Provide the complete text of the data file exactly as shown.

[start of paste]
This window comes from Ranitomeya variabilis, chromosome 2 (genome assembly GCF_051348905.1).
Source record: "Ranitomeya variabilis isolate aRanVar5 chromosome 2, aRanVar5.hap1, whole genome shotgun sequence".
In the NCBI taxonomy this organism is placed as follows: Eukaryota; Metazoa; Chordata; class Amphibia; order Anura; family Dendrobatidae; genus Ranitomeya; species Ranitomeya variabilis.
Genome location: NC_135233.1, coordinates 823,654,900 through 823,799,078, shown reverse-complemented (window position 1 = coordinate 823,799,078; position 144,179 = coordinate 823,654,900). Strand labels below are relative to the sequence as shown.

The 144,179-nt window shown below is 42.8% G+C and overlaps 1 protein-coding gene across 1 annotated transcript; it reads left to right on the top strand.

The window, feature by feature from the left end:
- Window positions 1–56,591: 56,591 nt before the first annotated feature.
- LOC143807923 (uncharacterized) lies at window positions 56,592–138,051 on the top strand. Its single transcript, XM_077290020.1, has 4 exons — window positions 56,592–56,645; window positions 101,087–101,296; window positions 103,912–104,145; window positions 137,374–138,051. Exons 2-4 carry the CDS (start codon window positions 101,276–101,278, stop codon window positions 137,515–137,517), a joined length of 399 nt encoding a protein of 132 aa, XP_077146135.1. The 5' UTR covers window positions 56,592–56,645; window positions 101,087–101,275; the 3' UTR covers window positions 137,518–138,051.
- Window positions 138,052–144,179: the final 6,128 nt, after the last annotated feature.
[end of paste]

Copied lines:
This window comes from Ranitomeya variabilis, chromosome 2 (genome assembly GCF_051348905.1).
Source record: "Ranitomeya variabilis isolate aRanVar5 chromosome 2, aRanVar5.hap1, whole genome shotgun sequence".
In the NCBI taxonomy this organism is placed as follows: Eukaryota; Metazoa; Chordata; class Amphibia; order Anura; family Dendrobatidae; genus Ranitomeya; species Ranitomeya variabilis.
Genome location: NC_135233.1, coordinates 823,654,900 through 823,799,078, shown reverse-complemented (window position 1 = coordinate 823,799,078; position 144,179 = coordinate 823,654,900). Strand labels below are relative to the sequence as shown.

The 144,179-nt window shown below is 42.8% G+C and overlaps 1 protein-coding gene across 1 annotated transcript; it reads left to right on the top strand.

The window, feature by feature from the left end:
- Window positions 1–56,591: 56,591 nt before the first annotated feature.
- LOC143807923 (uncharacterized) lies at window positions 56,592–138,051 on the top strand. Its single transcript, XM_077290020.1, has 4 exons — window positions 56,592–56,645; window positions 101,087–101,296; window positions 103,912–104,145; window positions 137,374–138,051. Exons 2-4 carry the CDS (start codon window positions 101,276–101,278, stop codon window positions 137,515–137,517), a joined length of 399 nt encoding a protein of 132 aa, XP_077146135.1. The 5' UTR covers window positions 56,592–56,645; window positions 101,087–101,275; the 3' UTR covers window positions 137,518–138,051.
- Window positions 138,052–144,179: the final 6,128 nt, after the last annotated feature.